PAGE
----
In November, while recommending Republican Greg Cheney for representative from the 18th Legislative District, The Columbian’s Editorial Board noted that he demonstrates a detailed vision of the issues facing Washington and the duties of a legislator.
To live up to that assessment, Cheney — a first-term lawmaker from Battle Ground — should focus on attainable, pragmatic goals while working to keep the Democratic majority in check. In other words, quixotic pursuits are a waste of his time — and a disservice to his constituents.
This comes to mind with news that Cheney has co-sponsored a bill that would create a constitutional amendment requiring a statewide vote for tax increases in Washington.
As one section of House Joint Resolution 4202 reads: “Any act passed by the legislature that raises taxes is subject to an automatic, mandatory referendum at the next succeeding regular general election. As used in this subsection, an act ‘raises taxes’ when it increases state tax revenue deposited in any fund, budget, or account, regardless of whether the revenues are deposited into the general fund.”
In other words, if the Legislature decides to increase the fee for a cosmetology license in Washington (currently $35), it would be put to a statewide vote. The same goes for increases to licenses for court reporters, home inspectors and professional boxers. Not every revenue increase in Washington is related to property taxes or gas taxes or some other issue that would raise billions of dollars and impact millions of residents.
“The people continually tell the Legislature ‘no’ and the Legislature has continually increased taxes. It’s time for that to stop,” Cheney said, according to a press release.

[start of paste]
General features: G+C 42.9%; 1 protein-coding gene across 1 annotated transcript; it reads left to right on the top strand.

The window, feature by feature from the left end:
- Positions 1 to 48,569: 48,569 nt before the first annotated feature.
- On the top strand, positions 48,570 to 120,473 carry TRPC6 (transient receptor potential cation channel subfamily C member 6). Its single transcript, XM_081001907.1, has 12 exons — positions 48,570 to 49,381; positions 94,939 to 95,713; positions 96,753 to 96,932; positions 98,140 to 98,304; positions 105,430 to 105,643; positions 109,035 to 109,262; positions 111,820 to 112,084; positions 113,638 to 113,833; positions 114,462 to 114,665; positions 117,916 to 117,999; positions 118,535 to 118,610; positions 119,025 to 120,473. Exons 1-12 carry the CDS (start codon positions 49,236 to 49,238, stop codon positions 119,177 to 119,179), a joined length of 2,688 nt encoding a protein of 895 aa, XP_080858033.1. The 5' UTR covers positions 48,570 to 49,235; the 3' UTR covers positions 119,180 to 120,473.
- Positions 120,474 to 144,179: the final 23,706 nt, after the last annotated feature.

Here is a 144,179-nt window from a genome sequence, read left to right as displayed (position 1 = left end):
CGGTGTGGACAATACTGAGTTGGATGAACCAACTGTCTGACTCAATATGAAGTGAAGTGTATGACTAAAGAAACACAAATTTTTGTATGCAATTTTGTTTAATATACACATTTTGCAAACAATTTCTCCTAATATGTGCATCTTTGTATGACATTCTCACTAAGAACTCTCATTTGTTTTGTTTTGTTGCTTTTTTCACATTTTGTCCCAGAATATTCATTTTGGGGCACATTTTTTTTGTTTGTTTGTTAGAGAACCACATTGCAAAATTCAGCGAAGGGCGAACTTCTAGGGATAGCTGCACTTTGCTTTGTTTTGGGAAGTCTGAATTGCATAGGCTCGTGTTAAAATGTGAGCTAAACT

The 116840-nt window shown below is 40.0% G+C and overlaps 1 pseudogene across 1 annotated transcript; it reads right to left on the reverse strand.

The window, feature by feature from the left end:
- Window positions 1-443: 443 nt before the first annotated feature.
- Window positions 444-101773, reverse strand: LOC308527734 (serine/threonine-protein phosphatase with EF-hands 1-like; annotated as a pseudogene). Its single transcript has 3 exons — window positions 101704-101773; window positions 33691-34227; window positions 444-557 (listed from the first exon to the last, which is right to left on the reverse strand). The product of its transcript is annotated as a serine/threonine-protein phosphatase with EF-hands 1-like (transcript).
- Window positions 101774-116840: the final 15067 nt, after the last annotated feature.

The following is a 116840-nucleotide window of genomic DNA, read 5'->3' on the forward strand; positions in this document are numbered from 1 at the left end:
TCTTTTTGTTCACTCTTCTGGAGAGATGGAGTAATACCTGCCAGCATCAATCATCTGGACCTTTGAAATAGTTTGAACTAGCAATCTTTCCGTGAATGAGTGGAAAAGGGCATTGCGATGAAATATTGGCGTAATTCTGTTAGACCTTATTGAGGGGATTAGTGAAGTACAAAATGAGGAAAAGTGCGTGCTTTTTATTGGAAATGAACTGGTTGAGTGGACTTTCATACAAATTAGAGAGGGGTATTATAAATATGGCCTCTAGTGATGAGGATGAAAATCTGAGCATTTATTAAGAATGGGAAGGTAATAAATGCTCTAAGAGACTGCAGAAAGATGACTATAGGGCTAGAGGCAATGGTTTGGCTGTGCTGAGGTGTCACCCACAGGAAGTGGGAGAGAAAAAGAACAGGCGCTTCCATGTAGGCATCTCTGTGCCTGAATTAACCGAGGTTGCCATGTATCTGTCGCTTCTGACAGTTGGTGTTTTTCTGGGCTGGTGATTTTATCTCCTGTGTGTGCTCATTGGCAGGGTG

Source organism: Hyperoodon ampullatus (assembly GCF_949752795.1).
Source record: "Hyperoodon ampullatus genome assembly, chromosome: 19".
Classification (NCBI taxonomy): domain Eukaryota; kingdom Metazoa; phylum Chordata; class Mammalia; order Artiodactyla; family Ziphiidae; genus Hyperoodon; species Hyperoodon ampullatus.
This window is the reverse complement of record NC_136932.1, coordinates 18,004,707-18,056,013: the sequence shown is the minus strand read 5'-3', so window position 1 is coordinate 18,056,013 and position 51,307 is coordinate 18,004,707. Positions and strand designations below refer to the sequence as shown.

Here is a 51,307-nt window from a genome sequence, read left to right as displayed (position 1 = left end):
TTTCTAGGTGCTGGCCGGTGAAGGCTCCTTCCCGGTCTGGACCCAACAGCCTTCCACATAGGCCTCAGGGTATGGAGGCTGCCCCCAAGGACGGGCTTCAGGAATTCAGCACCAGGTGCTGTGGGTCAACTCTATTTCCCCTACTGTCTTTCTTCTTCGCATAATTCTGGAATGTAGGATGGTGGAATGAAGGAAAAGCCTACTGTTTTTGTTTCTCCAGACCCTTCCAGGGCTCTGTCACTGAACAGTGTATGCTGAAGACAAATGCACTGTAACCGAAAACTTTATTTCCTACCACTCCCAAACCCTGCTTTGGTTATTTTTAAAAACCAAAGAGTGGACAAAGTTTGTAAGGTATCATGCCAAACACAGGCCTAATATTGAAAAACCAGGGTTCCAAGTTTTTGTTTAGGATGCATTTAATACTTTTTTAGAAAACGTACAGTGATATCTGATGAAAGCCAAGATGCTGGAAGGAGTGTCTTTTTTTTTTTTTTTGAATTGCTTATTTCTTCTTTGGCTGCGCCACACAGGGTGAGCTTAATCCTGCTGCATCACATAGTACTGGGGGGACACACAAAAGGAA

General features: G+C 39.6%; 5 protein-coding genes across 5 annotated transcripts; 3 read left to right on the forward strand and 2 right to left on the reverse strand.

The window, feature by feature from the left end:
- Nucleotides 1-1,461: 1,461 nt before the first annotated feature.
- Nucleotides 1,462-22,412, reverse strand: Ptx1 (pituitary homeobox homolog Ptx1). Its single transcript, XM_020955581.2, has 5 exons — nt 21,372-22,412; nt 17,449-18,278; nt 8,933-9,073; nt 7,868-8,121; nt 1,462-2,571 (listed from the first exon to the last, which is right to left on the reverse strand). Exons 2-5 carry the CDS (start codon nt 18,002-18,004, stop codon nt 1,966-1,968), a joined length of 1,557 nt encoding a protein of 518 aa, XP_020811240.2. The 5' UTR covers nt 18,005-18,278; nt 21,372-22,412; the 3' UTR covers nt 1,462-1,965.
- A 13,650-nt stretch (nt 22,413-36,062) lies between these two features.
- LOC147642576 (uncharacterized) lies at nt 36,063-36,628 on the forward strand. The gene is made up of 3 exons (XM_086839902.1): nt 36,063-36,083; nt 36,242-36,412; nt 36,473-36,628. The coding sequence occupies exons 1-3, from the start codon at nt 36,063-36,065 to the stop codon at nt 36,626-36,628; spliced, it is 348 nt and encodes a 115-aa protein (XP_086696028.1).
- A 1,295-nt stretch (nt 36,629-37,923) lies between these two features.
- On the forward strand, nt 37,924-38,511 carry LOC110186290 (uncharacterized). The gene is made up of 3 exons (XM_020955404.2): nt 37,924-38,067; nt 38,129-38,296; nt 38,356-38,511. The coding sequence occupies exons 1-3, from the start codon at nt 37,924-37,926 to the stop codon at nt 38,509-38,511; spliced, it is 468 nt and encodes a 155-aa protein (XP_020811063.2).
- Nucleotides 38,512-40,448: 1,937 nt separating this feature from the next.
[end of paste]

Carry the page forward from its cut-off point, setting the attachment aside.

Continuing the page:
“Some of the issues that came up as I traveled around my district this past year, were the issues of affordability and cost of living. … Every aspect of life can be financially draining. I think in response to what my constituents are saying, further parameters and protections against unwanted and unnecessary tax increases is justified.”
The reason for bringing this up is not to single out Cheney; he is one of eight co-sponsors of the bill, and the only one from Southwest Washington. No, the reason is to point out the deleterious impact of unrealistic, performative, nonsensical politics.
Such a bill is silly on its face. In addition, it has no hope of passing a Democratic-controlled Legislature. But for many lawmakers, taking a supposed stand against tax increases is an easy way to score points with some voters, even if it is detached from reality.
Legislating, however, requires a firm grasp of reality. It requires a focus on things that actually can be accomplished and that have a chance to improve the lives of constituents.
That can be difficult for Republicans in this state, with Democrats holding a 58-40 majority in the House and a 29-20 advantage in the Senate. But working to keep the worst tendencies of the ruling party in check should be the goal.
Among other things, Republicans can likely draw enough Democratic support to limit the governor’s emergency powers, can lend innovative ideas for dealing with the state’s housing and homeless crises, and can work to support small businesses while reducing the tax burden on them.
As a member of four committees — including Consumer Protection & Business — Cheney has an opportunity to work on legislation that is meaningful to Washingtonians. But that means focusing on things that matter rather than following the most dogmatic proclivities of his party.